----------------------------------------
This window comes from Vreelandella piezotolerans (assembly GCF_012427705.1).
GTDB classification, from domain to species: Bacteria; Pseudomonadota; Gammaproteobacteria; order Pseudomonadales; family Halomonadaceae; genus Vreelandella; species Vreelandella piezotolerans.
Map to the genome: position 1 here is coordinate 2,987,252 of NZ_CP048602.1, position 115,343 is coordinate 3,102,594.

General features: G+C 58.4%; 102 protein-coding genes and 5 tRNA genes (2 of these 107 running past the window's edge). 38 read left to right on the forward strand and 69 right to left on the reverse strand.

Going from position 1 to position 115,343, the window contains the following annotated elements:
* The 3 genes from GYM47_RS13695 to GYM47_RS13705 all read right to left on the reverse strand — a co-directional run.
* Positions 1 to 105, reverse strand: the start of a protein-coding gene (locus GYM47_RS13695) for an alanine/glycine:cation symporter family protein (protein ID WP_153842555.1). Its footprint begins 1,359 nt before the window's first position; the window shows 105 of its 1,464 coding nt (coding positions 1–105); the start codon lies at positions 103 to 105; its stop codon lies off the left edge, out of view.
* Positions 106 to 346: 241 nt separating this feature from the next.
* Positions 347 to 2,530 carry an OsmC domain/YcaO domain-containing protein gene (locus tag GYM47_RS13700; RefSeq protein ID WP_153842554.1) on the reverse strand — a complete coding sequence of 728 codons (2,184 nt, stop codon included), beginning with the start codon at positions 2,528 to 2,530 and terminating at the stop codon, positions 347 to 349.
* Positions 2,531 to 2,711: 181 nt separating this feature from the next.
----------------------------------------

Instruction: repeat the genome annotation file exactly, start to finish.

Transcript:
This window comes from Vreelandella piezotolerans (assembly GCF_012427705.1).
GTDB classification, from domain to species: Bacteria; Pseudomonadota; Gammaproteobacteria; order Pseudomonadales; family Halomonadaceae; genus Vreelandella; species Vreelandella piezotolerans.
Map to the genome: position 1 here is coordinate 2,987,252 of NZ_CP048602.1, position 115,343 is coordinate 3,102,594.

General features: G+C 58.4%; 102 protein-coding genes and 5 tRNA genes (2 of these 107 running past the window's edge). 38 read left to right on the forward strand and 69 right to left on the reverse strand.

Going from position 1 to position 115,343, the window contains the following annotated elements:
* The 3 genes from GYM47_RS13695 to GYM47_RS13705 all read right to left on the reverse strand — a co-directional run.
* Positions 1 to 105, reverse strand: the start of a protein-coding gene (locus GYM47_RS13695) for an alanine/glycine:cation symporter family protein (protein ID WP_153842555.1). Its footprint begins 1,359 nt before the window's first position; the window shows 105 of its 1,464 coding nt (coding positions 1–105); the start codon lies at positions 103 to 105; its stop codon lies off the left edge, out of view.
* Positions 106 to 346: 241 nt separating this feature from the next.
* Positions 347 to 2,530 carry an OsmC domain/YcaO domain-containing protein gene (locus tag GYM47_RS13700; RefSeq protein ID WP_153842554.1) on the reverse strand — a complete coding sequence of 728 codons (2,184 nt, stop codon included), beginning with the start codon at positions 2,528 to 2,530 and terminating at the stop codon, positions 347 to 349.
* Positions 2,531 to 2,711: 181 nt separating this feature from the next.